Keeping a baby happy and healthy takes time and thought which leads to shortcuts. There’s been take out in styrofoam, some unnecessary driving around to keep baby asleep in the car, baby things I didn’t need (erhm, sorry not sorry) and also a few items MADE IN CHINA! [Insert panic emoji here.] Namely a high chair, a robot vacuum, backsplash tile, a rain cover for the car seat, a pack and go stroller and a new pod-free coffee maker (hallelujah Ninja!).

I know, I know. I’ve gotten more China items this year than I did for the past three combined!

I guess some years you “need” things and some years you don’t. Having a new baby I think automatically classifies 2017 as a year we did need stuff. (A coffee maker and a robot vacuum fall in that baby-category! They do! Both were Christmas gifts for ourselves.) I actually think we’ve done really well acquiring very, very few things of which most were made in USA, Fair Trade or second hand. Go us.

Best Nine 2017 Sustainableanna
Best nine on Instagram 2017. I absolutely love all these pictures!

2017. It’s been an interesting year. (Don’t get me started on Trump.) It’s been a busy year too for me; not just at home with baby but at work as well. I haven’t blogged as much as I wanted to (wrote 45 posts compared to 60 in 2016) but that’s ok. This green mama/manager/newly crowned vegan cook can’t do it all. (Hint, neither can you.)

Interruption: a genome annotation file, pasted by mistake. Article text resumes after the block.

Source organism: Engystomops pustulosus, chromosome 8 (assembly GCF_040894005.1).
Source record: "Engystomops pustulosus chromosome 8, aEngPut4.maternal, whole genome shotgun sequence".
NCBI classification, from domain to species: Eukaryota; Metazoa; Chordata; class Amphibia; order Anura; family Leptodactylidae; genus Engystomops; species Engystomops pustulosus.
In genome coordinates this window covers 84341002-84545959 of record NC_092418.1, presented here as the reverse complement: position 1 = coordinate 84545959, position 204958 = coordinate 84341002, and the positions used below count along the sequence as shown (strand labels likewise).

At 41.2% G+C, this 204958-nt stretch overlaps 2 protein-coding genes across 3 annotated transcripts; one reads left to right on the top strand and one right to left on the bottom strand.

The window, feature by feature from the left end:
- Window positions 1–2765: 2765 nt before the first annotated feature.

I’m thankful for everyone reading, commenting, engaging, and sharing! Also, I am so happy and grateful that I get to inspire you and be a small part of your journey towards a greener life with less consumption, better choices, less meat and most importantly: increased awareness.

Stick around for 2018 why don’t you!? I promise to do my best to make you think, smile and learn.

Happy new year guys.

Here’s to another year on the challenge.

PS. Please, pretty please, share your small or big eco-successes you had in 2017 in the comments. That would make me and everyone reading super thrilled and pumped for the new year :)

Sustainable mama + Buy Buy Baby = ? (Finding “the green” at the baby mega store.)

I shop at Buy Buy Baby. There I said it.

For those of you who are blessed enough to not know this, Buy Buy Baby is like Toys R’ Us but with baby stuff. Before “motherhood” I hated baby super stores and avoided them at all cost. After all, they sell so many things I would never buy; made in China plastic crap, gift sets no one needs, huuuge furniture pieces for tiny nurseries.

Then, there was that day, two days before baby came when we realized we needed a car seat… and so we went to get one at Buy Buy Baby. Then came the day that we needed organic formula (because baby wasn’t gaining enough weight and I didn’t like the conventional brands at my local grocery store) so, again, off we went to Buy Buy Baby.

Now, I’ve been looking around the store a bit, and sadly, YES, most items are useless, want-to-haves, made in China shit. Don’t let anyone or this post fool you into letting your guard down! However, there are also a few sustainable items for baby, a few of which I’ve gotten (list below!).

So can a green mama make do, shopping only at Buy Buy Baby? Find out.

Burt' bees organic clothes plan toys